Big Ten M5: 02.14.14 Edition

Posted by Brendan Brody on February 14th, 2014

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  1. On a day where love is celebrated, Indiana fans are not feeling much of that emotion toward Tom Crean and his squad after they squandered a double-figure lead at home against Penn State Wednesday night. The Hoosiers were booed off their homecourt after playing as though they had never encountered a full-court press before. They turned the ball over 3 times in the last 2:06 against said press, and coughed it up 20 times total during the contest. Indiana fans have already been on edge due to some uneven performances this season, and now after this latest loss, things aren’t going to calm down anytime soon.
  2. People tend to forget that Michigan has a really young roster. That’s why head coach John Beilein admitted that they’ve had more success than he necessarily envisioned this season. The Wolverines are tied for first in the conference with 6 games left to play, despite losing Trey Burke, Tim Hardaway Jr, and Mitch McGary. Nik Stauskas is a Player of the Year candidate, but it’s been a different player stepping forward every night that has lead to their 10-2 league record. The jury is still out as to how far they’ll go come March, but if they get their defense in order, they could be right back in the Final Four.
  3. Lost in the shuffle of Shavon Shields’ 33-point effort for Nebraska on Wednesday night was the play of backup point guard Benny Parker. Parker was an absolute nuisance of that side of the floor, as he had 4 steals and caused countless other disruptions for the Illinois offense in their 67-58 win. While not much of an offensive threat, Parker has seen his minutes increase in the wake of Deverell Biggs being dismissed from the team. Coach Tim Miles essentially counted him out in the preseason, but he’s definitely earned an increase in minutes going forward, especially with the ineffectiveness of Tai Webster in recent games.
  4. In the preseason many people thought that Ohio State would still be really good even with the loss of 2012-13 leading scorer Deshaun Thomas. It hasn’t necessarily worked out that way however, as the Buckeyes currently have a 6-6 conference record with 6 games left. The loss to Michigan Tuesday night highlighted an ongoing theme for this year’s team, the inability to make open shots. The Buckeyes slogged through a 3-for 20 effort against the Wolverines, and they proved that despite having a tenacious defensive unit, their lack of NBA-ready talent and their lack of offensive punch will probably be their undoing during the 2013-14 campaign.
  5. Illinois head coach John Groce are still left searching for answers in the wake of their most recent stumble at Nebraska Wednesday night. Tracy Abrams is one of the major culprits when looking at potential scapegoats for the team’s poor performance ever since Big Ten play started. The junior guard quietly went 0-for-4 from the field against the Cornhuskers, and committed 3 turnovers. Groce isn’t worried about the shooting, but he’s more worried about Abrams playing better defense and taking care of the ball. Veteran players like Nnanna Egwu are still bringing the effort and intensity, as are the five freshman that are on the roster. In watching the Illini however, you have to wonder whether some of the other upperclassmen like Abrams and Joseph Bertrand have already checked out once they realized that their season will not likely include an NCAA berth.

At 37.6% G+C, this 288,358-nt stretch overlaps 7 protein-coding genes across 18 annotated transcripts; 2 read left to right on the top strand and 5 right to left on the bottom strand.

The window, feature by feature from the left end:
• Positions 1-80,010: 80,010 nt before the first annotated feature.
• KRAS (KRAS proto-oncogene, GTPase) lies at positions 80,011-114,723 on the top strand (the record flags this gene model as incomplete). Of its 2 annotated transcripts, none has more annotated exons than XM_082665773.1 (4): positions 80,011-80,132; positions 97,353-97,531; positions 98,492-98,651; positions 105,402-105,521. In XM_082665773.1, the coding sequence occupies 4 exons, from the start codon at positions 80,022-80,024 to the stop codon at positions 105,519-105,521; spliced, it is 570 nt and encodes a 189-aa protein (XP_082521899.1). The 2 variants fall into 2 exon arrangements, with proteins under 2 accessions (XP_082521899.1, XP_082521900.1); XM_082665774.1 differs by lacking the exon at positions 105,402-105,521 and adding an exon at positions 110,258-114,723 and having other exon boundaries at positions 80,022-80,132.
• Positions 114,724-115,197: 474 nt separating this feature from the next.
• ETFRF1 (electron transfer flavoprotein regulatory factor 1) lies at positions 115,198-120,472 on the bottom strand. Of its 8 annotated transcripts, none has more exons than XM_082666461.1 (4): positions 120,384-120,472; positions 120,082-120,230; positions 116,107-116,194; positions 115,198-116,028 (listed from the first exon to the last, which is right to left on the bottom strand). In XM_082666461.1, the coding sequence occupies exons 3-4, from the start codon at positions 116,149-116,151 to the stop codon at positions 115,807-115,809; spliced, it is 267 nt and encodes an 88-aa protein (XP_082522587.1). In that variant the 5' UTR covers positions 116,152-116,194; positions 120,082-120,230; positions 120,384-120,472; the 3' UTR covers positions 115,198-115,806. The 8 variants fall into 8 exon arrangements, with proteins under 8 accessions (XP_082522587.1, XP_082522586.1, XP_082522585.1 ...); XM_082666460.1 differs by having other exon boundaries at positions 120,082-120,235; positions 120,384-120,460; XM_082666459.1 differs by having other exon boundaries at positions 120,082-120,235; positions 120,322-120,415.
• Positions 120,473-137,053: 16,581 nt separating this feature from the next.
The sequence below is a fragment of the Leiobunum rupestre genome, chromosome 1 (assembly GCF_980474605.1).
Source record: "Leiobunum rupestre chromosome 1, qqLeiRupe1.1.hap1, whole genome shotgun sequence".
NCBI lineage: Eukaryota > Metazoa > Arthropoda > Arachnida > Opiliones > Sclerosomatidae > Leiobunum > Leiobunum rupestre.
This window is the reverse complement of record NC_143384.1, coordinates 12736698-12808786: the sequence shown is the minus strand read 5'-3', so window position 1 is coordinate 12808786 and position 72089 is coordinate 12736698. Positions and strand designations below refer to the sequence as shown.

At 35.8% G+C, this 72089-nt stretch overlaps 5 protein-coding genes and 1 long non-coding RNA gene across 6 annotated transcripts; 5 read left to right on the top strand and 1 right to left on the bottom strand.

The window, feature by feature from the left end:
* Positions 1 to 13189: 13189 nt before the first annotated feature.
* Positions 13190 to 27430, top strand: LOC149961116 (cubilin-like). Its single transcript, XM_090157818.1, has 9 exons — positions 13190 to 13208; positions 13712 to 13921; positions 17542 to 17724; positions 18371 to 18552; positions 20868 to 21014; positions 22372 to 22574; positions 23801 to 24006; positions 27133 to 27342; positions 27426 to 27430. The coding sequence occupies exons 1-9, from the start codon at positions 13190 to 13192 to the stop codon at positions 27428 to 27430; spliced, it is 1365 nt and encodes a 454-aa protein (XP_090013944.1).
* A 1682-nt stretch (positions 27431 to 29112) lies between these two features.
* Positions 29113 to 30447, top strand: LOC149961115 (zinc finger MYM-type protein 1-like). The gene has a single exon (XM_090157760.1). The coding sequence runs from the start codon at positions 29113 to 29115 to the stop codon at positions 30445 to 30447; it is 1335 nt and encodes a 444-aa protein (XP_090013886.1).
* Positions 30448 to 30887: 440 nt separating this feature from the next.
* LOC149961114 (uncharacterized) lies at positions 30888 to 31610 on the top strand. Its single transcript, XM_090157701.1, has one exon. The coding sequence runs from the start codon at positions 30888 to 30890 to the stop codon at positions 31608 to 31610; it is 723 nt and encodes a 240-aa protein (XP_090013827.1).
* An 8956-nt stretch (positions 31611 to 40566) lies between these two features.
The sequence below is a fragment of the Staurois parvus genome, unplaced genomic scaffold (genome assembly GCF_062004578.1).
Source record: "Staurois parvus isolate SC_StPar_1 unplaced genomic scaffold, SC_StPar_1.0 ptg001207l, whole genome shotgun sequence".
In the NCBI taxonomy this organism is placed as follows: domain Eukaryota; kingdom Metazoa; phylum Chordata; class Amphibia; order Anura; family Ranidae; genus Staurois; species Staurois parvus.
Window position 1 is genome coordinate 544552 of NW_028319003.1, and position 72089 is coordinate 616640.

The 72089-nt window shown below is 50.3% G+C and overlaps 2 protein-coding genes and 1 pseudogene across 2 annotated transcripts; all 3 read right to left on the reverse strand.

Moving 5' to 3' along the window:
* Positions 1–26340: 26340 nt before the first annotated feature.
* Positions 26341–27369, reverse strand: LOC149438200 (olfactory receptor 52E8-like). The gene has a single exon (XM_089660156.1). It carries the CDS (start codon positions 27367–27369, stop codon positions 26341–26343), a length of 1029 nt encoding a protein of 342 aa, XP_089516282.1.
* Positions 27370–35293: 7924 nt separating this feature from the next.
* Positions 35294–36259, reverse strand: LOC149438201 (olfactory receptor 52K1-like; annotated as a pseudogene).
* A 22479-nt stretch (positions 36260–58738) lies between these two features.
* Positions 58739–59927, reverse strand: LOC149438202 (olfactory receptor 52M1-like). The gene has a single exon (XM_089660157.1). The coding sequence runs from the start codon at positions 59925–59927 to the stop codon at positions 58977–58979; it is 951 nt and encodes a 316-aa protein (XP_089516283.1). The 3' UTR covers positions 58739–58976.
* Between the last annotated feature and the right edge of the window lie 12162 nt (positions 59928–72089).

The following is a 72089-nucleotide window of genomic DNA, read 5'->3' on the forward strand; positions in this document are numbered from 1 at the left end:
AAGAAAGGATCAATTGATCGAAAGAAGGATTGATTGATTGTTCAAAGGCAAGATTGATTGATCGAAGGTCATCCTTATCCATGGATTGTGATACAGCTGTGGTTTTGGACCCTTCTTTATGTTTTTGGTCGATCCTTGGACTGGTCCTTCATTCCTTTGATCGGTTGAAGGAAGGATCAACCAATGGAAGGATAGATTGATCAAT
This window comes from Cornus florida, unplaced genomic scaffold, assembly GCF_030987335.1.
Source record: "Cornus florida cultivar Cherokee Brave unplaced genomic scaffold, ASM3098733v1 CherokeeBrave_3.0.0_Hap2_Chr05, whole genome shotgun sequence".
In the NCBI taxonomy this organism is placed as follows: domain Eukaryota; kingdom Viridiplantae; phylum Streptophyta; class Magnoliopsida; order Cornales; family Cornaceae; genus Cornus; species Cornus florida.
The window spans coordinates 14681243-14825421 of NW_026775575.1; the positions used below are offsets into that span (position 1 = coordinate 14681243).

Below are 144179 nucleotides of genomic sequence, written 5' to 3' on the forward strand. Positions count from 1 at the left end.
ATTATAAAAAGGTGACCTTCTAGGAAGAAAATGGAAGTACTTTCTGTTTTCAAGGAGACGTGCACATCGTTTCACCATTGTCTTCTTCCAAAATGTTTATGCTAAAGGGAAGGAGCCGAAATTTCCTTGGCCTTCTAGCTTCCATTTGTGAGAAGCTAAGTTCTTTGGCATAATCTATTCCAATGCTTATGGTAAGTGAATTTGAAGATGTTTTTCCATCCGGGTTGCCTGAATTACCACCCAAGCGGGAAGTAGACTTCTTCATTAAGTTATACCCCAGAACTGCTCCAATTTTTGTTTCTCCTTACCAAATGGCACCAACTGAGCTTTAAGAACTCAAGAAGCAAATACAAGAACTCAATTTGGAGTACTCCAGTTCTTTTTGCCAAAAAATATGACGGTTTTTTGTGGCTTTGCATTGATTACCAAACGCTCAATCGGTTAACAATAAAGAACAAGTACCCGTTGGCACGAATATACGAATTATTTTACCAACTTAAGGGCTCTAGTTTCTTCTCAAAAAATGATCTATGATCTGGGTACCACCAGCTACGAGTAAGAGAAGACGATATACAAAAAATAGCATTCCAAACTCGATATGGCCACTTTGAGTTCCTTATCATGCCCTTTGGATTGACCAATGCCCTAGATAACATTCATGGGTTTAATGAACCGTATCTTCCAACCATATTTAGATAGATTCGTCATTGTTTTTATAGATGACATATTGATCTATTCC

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Illinois Will Continue to Slump Without More Consistent Offense

Posted by Deepak Jayanti (@dee_b1g) on January 26th, 2014

After a 12-2 non-conference record and a 2-0 start to the conference season, Illinois was considered a likely candidate to make the postseason. However, with an offense that has sputtered to average just 0.95 points per possession in Big Ten play, it appears that the Illini don’t stand a chance against the rest of the conference. Opposing defenses have figured out John Groce’s predictable offense this season and have exposed the team’s biggest weaknesses – a lack of consistent three-point shooting and a play-maker who can create offense in the half-court. An inside scoring presence wouldn’t hurt as well, as Nnanna Egwu has regressed after a decent sophomore season.

Big Ten defenses may have figured out Rice's offensive game. (John Dixon/The News-Gazette)

Big Ten defenses may have figured out Rice’s offensive game. (John Dixon/The News-Gazette)

During the first two months of the season, Rayvonte Rice appeared to be what Illinois fans wanted Brandon Paul to become during his four years in Champaign – a freak athlete who could punish defenses in the paint with his body. In order to understand their offensive issues, let’s review Rice’s slide during the recent four-game losing streak. Against Ohio State, he couldn’t buy a shot and finished without a single point in what was a must-win game. He is good at what he does — penetrate the paint off of screens going to his right — but the same play has become predictable. Egwu and Jon Ekey have the ability to hit an open jumper, but neither is very effective in setting screens to free the ball-handler. In fact, most of the time their screening technique is so flawed that it could be considered an illegal pick. Even without an effective screen, Rice is quick enough to get around most defenders but he needs to have the option to kick out a pass to the corner if the opposing big man bites. The scouting reports have forced teams to back off and simply wait for Rice to barrel through the lane, often forcing him to put up an off-balance and low percentage floater.